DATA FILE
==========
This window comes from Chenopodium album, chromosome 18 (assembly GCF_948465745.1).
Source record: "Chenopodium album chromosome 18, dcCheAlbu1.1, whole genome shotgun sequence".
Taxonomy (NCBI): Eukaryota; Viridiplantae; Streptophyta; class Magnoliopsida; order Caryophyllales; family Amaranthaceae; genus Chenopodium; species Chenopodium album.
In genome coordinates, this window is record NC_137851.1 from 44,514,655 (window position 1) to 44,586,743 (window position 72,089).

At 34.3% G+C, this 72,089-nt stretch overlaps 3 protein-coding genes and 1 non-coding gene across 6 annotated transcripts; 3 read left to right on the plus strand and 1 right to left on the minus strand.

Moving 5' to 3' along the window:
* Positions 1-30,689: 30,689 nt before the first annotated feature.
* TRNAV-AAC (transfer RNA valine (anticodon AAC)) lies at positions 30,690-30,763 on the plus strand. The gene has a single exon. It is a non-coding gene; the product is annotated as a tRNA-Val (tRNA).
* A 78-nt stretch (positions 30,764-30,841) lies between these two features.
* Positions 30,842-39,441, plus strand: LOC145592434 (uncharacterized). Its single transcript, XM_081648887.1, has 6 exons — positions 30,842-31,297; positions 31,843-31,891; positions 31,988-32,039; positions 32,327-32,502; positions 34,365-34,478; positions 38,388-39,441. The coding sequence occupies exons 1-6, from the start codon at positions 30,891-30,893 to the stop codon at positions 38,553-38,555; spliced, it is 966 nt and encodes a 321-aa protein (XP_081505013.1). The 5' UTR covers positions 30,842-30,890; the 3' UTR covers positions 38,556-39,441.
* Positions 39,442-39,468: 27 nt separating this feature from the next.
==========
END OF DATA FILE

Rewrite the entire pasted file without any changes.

This window comes from Chenopodium album, chromosome 18 (assembly GCF_948465745.1).
Source record: "Chenopodium album chromosome 18, dcCheAlbu1.1, whole genome shotgun sequence".
Taxonomy (NCBI): Eukaryota; Viridiplantae; Streptophyta; class Magnoliopsida; order Caryophyllales; family Amaranthaceae; genus Chenopodium; species Chenopodium album.
In genome coordinates, this window is record NC_137851.1 from 44,514,655 (window position 1) to 44,586,743 (window position 72,089).

At 34.3% G+C, this 72,089-nt stretch overlaps 3 protein-coding genes and 1 non-coding gene across 6 annotated transcripts; 3 read left to right on the plus strand and 1 right to left on the minus strand.

Moving 5' to 3' along the window:
* Positions 1-30,689: 30,689 nt before the first annotated feature.
* TRNAV-AAC (transfer RNA valine (anticodon AAC)) lies at positions 30,690-30,763 on the plus strand. The gene has a single exon. It is a non-coding gene; the product is annotated as a tRNA-Val (tRNA).
* A 78-nt stretch (positions 30,764-30,841) lies between these two features.
* Positions 30,842-39,441, plus strand: LOC145592434 (uncharacterized). Its single transcript, XM_081648887.1, has 6 exons — positions 30,842-31,297; positions 31,843-31,891; positions 31,988-32,039; positions 32,327-32,502; positions 34,365-34,478; positions 38,388-39,441. The coding sequence occupies exons 1-6, from the start codon at positions 30,891-30,893 to the stop codon at positions 38,553-38,555; spliced, it is 966 nt and encodes a 321-aa protein (XP_081505013.1). The 5' UTR covers positions 30,842-30,890; the 3' UTR covers positions 38,556-39,441.
* Positions 39,442-39,468: 27 nt separating this feature from the next.